Depression is one of the main threats to the mental health of university students because its consequences can be hazardous and lead to self-harm, suicidal thoughts, or suicide itself.9 More specifically, students showed higher levels of depression at the beginning of the pandemic than before.4 The negative impact of the pandemic on depression levels has transcended cross-cultural and Gross Domestic Product (GDP) differences.

For example, in the UK sample, one-third of the surveyed students met the criteria for clinical depression, whereas, before lockdown, this was the case for 15% of the sample.2 Similarly, in an online US study of college students, nearly 50% reported moderate and severe symptoms of depression.1 In Poland, longitudinal studies during the lockdown time also showed high scores of depression in students.11 Such increased scores observed in many studies are characterized by a persistent trend called elevated depression.12,13 Thus, the data collected during the lockdown periods lend weight to the importance of the question about the short and long-term impact of the pandemic on students’ depression levels, justifying the examination of both risk and protective factors.12,14

The pandemic’s stress can profoundly affect high rates of depression and anxiety.15–17 Studies in the US have shown that factors related to the COVID-19 epidemic were significantly associated with the risk of depression for university students, especially the social proximity of COVID-19 cases.18 In a Chinese study, the risk of developing depression symptoms in students with confirmed COVID-19 cases in family members and relatives was three times higher than in those without the confirmed infection.10 It was also shown that knowing a person infected with COVID-19 can increase the likelihood of distress.1 This relationship has also been found in international studies.19 Students’ concerns about the coronavirus, as their own and family and friends’ health, and missing out on social life during the lockdown15 were also identified.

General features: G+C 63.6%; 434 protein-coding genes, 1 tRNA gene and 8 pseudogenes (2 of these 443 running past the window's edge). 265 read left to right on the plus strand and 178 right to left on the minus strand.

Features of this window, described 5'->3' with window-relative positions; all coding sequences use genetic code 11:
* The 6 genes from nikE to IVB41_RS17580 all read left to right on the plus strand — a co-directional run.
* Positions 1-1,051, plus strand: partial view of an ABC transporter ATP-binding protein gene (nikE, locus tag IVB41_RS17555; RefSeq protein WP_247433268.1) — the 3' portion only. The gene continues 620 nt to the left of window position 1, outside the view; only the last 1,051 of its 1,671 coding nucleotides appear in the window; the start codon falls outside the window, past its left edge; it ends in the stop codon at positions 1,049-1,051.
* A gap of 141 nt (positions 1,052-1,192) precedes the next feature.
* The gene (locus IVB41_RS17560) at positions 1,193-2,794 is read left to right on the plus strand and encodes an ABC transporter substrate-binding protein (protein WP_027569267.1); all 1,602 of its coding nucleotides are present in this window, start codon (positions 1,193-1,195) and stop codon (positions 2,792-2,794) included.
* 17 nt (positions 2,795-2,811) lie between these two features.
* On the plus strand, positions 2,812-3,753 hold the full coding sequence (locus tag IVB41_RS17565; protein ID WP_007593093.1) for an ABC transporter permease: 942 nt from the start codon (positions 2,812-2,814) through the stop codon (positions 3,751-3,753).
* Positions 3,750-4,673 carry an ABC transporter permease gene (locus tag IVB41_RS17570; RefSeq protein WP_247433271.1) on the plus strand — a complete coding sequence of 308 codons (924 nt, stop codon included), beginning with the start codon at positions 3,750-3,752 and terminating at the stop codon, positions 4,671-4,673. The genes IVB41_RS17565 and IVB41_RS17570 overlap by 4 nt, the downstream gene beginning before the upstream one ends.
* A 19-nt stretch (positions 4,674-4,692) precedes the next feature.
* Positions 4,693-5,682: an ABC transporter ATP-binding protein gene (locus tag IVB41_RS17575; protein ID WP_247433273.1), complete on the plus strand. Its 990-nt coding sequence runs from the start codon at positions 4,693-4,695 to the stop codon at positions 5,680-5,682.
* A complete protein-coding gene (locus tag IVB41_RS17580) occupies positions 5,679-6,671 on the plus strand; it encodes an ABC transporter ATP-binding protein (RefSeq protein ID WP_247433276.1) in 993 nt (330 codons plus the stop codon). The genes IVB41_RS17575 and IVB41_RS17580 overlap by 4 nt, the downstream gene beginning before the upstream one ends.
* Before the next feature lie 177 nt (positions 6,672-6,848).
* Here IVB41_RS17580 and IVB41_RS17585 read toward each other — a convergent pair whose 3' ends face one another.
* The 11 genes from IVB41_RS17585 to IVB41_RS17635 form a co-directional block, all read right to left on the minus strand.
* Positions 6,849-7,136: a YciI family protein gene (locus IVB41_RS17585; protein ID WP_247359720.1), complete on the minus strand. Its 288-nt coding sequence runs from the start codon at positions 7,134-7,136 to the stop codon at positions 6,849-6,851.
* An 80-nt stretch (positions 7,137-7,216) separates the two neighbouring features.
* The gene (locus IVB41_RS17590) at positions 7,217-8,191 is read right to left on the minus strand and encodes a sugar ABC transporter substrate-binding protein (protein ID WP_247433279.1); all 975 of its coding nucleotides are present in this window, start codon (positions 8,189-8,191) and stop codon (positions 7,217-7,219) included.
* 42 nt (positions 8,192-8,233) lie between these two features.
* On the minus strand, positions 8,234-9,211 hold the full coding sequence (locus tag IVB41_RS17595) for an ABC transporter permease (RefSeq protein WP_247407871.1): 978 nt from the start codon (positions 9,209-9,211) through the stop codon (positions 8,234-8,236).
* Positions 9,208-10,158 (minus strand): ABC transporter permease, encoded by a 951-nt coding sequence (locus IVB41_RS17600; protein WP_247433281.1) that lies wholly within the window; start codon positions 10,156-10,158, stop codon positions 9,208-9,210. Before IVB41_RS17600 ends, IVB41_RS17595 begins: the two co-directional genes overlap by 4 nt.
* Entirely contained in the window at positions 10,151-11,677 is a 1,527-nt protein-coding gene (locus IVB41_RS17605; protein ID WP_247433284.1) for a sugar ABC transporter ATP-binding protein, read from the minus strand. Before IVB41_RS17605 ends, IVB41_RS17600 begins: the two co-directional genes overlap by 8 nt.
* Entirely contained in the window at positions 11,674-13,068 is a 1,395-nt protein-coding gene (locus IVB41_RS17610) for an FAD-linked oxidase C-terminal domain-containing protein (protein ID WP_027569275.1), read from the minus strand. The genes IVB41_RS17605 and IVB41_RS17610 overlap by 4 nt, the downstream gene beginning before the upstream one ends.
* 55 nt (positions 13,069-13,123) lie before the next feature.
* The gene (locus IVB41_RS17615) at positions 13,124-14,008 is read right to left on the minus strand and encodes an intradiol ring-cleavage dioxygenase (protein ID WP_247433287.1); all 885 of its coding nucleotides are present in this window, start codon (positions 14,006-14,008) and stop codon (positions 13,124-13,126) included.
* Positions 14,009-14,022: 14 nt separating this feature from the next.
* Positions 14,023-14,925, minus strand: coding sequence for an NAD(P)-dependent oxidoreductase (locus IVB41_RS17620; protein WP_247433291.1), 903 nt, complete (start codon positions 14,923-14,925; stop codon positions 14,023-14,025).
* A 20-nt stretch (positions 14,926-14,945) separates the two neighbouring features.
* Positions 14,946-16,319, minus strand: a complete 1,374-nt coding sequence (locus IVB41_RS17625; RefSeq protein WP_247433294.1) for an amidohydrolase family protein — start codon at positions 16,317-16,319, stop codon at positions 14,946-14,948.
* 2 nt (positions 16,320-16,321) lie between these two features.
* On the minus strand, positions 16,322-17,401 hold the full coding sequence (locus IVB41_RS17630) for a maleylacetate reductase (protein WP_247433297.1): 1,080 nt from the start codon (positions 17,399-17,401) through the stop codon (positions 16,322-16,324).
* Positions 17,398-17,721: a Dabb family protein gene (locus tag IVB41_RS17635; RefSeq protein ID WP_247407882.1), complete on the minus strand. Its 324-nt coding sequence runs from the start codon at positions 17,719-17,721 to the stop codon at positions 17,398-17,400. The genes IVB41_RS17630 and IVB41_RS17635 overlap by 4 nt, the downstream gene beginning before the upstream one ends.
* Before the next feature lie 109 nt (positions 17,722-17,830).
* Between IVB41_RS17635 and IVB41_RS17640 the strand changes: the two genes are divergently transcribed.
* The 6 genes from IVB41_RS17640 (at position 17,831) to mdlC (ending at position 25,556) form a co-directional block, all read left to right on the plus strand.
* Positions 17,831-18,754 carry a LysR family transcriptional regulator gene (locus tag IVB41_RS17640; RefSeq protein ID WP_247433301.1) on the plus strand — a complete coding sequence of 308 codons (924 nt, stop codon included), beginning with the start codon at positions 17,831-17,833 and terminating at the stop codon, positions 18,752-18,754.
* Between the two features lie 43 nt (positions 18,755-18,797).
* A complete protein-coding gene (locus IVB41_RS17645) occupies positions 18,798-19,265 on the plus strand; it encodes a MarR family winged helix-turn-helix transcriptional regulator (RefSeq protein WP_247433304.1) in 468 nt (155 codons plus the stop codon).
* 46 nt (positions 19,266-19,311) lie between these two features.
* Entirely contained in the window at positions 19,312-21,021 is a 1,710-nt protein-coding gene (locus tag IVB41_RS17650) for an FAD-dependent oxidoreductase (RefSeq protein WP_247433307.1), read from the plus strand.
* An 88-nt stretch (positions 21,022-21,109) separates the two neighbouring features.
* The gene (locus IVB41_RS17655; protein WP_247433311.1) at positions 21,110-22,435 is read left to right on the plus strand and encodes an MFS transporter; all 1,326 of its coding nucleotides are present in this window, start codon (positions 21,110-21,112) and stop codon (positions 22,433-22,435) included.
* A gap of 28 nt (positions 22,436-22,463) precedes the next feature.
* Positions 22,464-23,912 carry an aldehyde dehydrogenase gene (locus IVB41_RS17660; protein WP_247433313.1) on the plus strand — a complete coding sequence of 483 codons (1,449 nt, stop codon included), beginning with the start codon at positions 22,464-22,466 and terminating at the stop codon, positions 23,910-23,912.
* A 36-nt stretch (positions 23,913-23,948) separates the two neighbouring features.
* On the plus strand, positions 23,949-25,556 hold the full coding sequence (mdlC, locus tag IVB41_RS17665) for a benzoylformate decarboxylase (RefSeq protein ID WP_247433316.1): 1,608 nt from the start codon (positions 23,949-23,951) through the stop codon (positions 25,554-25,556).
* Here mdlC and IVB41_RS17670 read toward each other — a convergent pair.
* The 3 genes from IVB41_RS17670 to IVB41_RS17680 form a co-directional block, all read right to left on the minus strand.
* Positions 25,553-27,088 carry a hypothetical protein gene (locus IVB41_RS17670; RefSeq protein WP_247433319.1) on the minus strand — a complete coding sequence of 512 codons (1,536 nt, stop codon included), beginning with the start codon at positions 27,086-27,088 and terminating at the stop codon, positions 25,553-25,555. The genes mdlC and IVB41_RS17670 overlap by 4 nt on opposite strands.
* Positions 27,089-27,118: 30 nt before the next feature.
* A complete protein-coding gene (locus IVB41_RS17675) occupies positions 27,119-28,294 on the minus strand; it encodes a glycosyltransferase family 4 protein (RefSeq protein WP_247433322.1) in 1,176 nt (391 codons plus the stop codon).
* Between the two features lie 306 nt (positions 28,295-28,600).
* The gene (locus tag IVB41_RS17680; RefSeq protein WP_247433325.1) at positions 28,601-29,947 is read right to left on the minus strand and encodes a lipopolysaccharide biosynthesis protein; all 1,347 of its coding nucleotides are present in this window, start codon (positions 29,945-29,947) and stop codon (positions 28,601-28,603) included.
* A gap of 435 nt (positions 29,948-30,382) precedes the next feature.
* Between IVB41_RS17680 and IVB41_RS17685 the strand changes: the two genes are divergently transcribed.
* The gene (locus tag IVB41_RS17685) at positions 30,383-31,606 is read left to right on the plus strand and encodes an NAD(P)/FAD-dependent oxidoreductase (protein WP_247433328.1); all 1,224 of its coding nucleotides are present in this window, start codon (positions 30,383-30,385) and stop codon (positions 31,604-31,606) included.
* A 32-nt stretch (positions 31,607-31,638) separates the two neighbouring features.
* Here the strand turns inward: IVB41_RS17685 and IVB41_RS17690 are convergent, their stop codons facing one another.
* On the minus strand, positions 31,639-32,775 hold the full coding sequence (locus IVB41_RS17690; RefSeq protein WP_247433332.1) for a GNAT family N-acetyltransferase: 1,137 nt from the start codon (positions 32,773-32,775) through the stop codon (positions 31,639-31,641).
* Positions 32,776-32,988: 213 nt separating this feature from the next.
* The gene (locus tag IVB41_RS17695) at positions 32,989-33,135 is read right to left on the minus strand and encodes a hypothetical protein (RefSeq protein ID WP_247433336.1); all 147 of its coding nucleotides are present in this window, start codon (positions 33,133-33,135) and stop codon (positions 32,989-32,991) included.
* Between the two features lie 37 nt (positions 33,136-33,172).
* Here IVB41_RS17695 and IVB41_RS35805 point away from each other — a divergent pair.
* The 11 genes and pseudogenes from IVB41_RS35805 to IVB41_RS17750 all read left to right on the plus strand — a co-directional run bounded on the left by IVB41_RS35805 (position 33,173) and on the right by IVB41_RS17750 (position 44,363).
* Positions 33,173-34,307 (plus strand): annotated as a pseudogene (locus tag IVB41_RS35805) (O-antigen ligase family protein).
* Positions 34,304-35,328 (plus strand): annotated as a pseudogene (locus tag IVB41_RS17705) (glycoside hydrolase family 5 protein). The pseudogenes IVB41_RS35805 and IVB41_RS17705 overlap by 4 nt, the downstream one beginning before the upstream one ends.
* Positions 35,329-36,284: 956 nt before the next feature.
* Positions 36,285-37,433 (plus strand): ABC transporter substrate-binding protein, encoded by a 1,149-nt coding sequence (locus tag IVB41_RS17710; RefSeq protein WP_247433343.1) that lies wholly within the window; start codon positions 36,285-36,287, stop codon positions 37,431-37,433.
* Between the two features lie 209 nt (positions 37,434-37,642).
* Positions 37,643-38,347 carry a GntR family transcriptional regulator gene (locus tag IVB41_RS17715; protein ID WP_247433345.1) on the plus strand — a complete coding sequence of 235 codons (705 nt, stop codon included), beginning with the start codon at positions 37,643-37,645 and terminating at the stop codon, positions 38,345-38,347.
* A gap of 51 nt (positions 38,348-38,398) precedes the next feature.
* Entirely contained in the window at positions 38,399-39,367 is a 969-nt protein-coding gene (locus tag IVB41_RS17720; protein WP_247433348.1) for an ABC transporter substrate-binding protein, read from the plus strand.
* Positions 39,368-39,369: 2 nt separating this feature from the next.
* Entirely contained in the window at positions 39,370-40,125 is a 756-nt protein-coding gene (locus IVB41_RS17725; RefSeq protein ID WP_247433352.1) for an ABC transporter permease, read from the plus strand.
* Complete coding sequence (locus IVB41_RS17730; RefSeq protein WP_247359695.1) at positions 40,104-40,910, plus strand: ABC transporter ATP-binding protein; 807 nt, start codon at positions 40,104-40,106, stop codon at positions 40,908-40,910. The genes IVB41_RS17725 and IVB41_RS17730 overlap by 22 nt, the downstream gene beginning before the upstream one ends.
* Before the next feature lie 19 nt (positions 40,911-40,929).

Loneliness is the substantial factor responsible for student depression during the pandemic that emerges from many studies.15,20 In a Dutch study, for example, students’ depression was positively correlated with high levels of loneliness.20 In Poland, young adults’ loneliness was also positively associated with depression symptoms.21 The rate of loneliness among young people during the lockdowns was high in the UK and Germany,22 particularly among women in Spain and Finland.23 The increased loneliness during the pandemic arose from the drastic and sudden limit on students’ social activities.12 In the US, for example, loneliness was exacerbated by social distancing, online learning, uncertainty, and lack of social support.7,24 The limited access to required study materials and national lockdowns hurt students’ self-discipline in China,8 further compounded by the stress of physical distancing and a sudden stop to social interactions and activities associated with student life. According to Weiss,25 there are two types of loneliness: emotional, resulting from the lack of close and intimate relationships) and social (resulting from the lack of a social network). Given the imposed social distancing rules, distance learning, and the critical role that college friends play in protecting against mental health issues,26 our main interest lies in examining social loneliness.